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C-Tran is experimenting with hybrid buses in Vancouver.

The agency hopes the buses aren't just an environment saver but also a money saver.

C-Tran is using federal money to help pay for 12 new hybrid buses.

The modern-looking hybrid buses sport a new logo and a new color scheme.

They cost a third more than regular diesel buses and get only about a mile-and-a-half advantage per gallon.

C-Tran is hoping the hybrid buses will last longer than usual because engine wear is so comparatively light.

"You're doing repairs on the engine a lot less than we would be doing on our diesel buses and the brakes are also used less," said Scott Patterson, C-Tran spokesman.

The Cascade Policy Institute is a conservative think tank in Portland and has studied the C-Tran hybrid purchase and concluded it will lose money.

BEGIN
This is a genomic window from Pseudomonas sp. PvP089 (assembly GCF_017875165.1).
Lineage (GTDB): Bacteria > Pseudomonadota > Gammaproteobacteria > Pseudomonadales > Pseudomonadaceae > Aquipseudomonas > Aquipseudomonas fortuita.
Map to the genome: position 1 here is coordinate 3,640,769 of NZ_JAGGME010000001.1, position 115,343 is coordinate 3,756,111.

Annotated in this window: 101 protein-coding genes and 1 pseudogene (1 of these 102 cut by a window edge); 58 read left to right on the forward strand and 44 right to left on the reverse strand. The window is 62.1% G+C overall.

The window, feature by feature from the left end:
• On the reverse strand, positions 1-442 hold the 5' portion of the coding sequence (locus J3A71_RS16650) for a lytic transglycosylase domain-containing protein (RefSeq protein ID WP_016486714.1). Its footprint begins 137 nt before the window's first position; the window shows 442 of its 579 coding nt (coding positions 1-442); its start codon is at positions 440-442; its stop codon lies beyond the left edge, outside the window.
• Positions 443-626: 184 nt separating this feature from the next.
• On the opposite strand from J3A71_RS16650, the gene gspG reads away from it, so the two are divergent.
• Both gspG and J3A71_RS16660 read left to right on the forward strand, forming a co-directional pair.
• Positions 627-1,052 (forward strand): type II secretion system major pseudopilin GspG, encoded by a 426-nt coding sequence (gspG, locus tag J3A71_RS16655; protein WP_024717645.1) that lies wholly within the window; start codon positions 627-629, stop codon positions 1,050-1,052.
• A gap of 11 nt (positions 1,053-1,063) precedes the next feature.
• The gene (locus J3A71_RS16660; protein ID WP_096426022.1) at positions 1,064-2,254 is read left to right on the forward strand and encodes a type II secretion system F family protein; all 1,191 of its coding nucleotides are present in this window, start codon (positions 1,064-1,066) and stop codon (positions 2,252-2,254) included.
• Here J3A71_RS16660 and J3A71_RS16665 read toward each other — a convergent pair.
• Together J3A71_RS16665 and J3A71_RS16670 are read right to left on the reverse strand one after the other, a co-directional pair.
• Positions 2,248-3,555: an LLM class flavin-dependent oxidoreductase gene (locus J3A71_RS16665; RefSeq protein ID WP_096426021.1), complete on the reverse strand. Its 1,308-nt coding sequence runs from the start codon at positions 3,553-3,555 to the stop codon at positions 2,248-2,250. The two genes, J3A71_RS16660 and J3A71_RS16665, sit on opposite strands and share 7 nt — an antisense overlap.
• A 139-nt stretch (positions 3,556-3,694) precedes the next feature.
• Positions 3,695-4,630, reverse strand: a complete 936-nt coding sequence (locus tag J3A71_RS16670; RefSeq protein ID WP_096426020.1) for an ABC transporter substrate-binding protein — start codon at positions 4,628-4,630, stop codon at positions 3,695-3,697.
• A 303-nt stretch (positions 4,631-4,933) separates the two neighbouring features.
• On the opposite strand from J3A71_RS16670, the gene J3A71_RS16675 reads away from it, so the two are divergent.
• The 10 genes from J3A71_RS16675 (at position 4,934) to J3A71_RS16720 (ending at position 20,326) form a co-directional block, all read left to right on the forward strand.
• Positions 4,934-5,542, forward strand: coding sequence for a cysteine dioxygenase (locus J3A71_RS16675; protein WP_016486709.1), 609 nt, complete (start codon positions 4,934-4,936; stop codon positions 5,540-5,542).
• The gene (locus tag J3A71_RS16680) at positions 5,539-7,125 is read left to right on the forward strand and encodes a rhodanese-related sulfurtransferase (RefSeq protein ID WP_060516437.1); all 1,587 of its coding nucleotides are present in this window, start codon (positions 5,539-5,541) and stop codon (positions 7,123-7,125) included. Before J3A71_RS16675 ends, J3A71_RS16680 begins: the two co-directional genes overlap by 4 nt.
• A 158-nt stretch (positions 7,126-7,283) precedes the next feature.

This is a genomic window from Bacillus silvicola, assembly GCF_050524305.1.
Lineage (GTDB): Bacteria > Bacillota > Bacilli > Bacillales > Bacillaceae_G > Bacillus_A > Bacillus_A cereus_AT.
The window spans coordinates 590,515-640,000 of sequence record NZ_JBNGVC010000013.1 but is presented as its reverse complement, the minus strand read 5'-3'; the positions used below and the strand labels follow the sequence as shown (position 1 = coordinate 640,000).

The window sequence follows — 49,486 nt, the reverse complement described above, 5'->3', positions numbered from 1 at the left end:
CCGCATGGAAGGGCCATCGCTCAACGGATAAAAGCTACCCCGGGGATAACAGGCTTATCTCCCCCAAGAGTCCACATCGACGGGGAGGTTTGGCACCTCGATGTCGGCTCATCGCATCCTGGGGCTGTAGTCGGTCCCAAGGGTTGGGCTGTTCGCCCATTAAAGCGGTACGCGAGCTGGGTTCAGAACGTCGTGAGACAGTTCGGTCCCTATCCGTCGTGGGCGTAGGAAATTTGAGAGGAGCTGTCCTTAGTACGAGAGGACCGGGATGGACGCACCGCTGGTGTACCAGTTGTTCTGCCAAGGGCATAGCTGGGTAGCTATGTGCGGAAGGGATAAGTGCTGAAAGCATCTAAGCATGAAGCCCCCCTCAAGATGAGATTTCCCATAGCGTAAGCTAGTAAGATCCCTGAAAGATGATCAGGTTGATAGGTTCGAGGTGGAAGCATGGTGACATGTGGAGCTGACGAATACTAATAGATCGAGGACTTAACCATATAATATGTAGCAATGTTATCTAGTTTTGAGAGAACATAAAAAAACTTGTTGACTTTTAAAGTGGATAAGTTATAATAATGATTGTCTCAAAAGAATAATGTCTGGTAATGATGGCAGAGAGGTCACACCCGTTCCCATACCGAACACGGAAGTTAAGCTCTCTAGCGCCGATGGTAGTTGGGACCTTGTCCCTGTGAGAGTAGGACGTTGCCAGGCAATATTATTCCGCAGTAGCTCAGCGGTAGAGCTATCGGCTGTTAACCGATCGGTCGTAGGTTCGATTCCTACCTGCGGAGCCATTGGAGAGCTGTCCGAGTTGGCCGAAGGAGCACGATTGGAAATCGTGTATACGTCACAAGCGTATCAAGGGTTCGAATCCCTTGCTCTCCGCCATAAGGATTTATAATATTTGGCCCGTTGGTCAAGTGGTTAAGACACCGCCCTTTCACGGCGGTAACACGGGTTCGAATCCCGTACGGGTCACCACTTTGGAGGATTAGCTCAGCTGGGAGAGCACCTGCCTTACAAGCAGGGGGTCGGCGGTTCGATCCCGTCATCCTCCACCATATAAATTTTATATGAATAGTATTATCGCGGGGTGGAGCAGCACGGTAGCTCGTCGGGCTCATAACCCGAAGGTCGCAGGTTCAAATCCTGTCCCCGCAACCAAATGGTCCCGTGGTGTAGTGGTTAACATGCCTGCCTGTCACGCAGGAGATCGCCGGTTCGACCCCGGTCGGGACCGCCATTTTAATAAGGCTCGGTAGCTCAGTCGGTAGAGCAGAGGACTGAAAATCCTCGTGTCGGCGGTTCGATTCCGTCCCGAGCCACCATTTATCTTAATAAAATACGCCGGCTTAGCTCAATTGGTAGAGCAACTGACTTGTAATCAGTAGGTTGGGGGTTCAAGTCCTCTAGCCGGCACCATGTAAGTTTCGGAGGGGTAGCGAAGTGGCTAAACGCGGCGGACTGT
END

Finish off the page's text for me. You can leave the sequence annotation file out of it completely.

That conclusion is based on a national standard, 12-month lifespan for buses and the assumption batteries need replacing every six years at a cost of $34,000 dollars each.

"Sometimes the facts are kind of hidden by this green veil," said Todd Wynn, CPI analyst.

C-Tran says there is still great potential the hybrid experiment could prove to be financially advantageous as well as environmentally responsible.

A lot depends on how the price of diesel behaves in years to come, and whether the hybrid buses really do last longer than regular buses.

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